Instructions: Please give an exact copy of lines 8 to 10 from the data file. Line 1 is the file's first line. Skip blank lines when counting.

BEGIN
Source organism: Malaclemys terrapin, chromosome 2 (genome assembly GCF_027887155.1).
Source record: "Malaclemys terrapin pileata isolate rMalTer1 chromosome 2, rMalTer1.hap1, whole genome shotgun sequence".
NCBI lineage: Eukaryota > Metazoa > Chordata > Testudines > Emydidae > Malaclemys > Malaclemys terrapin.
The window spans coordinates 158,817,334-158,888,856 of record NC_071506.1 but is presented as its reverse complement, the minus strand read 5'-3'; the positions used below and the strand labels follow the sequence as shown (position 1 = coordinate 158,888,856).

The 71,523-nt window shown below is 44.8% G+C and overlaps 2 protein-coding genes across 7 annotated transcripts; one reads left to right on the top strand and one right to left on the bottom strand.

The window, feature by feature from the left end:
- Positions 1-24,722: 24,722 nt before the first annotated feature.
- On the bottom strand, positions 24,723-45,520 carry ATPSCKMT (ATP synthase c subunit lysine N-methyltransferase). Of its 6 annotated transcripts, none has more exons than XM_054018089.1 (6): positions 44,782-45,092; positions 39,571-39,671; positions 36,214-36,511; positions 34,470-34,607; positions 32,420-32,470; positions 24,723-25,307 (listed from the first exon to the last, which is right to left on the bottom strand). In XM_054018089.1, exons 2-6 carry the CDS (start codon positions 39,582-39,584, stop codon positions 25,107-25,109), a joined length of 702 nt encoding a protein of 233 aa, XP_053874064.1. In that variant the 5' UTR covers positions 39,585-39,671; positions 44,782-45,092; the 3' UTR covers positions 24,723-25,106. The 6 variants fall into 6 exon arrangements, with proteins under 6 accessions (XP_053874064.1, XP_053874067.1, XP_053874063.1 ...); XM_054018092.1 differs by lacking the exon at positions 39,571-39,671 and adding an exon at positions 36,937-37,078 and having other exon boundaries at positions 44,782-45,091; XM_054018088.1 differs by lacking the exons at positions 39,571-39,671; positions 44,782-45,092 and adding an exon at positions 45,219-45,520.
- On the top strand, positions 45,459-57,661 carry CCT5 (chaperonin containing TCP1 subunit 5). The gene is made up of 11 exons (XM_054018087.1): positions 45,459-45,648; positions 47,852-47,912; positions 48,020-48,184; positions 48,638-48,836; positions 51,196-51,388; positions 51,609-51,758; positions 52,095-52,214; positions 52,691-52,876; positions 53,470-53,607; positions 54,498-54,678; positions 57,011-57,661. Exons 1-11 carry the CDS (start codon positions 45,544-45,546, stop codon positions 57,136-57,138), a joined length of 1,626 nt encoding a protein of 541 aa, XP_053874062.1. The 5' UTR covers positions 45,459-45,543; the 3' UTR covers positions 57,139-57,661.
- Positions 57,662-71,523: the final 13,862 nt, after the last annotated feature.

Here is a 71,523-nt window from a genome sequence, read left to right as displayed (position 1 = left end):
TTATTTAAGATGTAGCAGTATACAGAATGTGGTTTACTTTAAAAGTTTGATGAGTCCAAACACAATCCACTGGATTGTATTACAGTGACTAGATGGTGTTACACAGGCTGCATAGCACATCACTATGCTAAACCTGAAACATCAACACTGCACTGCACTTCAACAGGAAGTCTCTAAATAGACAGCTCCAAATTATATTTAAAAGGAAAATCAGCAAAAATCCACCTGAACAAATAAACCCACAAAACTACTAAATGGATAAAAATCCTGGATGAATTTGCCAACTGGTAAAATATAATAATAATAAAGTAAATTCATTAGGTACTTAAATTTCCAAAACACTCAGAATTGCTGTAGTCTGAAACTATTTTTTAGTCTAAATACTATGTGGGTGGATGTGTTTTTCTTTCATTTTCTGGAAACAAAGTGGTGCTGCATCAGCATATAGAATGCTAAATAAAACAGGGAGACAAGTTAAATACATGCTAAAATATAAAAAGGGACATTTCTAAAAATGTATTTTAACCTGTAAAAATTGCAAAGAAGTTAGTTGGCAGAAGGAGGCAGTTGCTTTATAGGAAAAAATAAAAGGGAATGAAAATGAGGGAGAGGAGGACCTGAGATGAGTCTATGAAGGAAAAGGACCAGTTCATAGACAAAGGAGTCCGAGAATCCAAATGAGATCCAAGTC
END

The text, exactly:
- On the bottom strand, positions 24,723-45,520 carry ATPSCKMT (ATP synthase c subunit lysine N-methyltransferase). Of its 6 annotated transcripts, none has more exons than XM_054018089.1 (6): positions 44,782-45,092; positions 39,571-39,671; positions 36,214-36,511; positions 34,470-34,607; positions 32,420-32,470; positions 24,723-25,307 (listed from the first exon to the last, which is right to left on the bottom strand). In XM_054018089.1, exons 2-6 carry the CDS (start codon positions 39,582-39,584, stop codon positions 25,107-25,109), a joined length of 702 nt encoding a protein of 233 aa, XP_053874064.1. In that variant the 5' UTR covers positions 39,585-39,671; positions 44,782-45,092; the 3' UTR covers positions 24,723-25,106. The 6 variants fall into 6 exon arrangements, with proteins under 6 accessions (XP_053874064.1, XP_053874067.1, XP_053874063.1 ...); XM_054018092.1 differs by lacking the exon at positions 39,571-39,671 and adding an exon at positions 36,937-37,078 and having other exon boundaries at positions 44,782-45,091; XM_054018088.1 differs by lacking the exons at positions 39,571-39,671; positions 44,782-45,092 and adding an exon at positions 45,219-45,520.
- On the top strand, positions 45,459-57,661 carry CCT5 (chaperonin containing TCP1 subunit 5). The gene is made up of 11 exons (XM_054018087.1): positions 45,459-45,648; positions 47,852-47,912; positions 48,020-48,184; positions 48,638-48,836; positions 51,196-51,388; positions 51,609-51,758; positions 52,095-52,214; positions 52,691-52,876; positions 53,470-53,607; positions 54,498-54,678; positions 57,011-57,661. Exons 1-11 carry the CDS (start codon positions 45,544-45,546, stop codon positions 57,136-57,138), a joined length of 1,626 nt encoding a protein of 541 aa, XP_053874062.1. The 5' UTR covers positions 45,459-45,543; the 3' UTR covers positions 57,139-57,661.
- Positions 57,662-71,523: the final 13,862 nt, after the last annotated feature.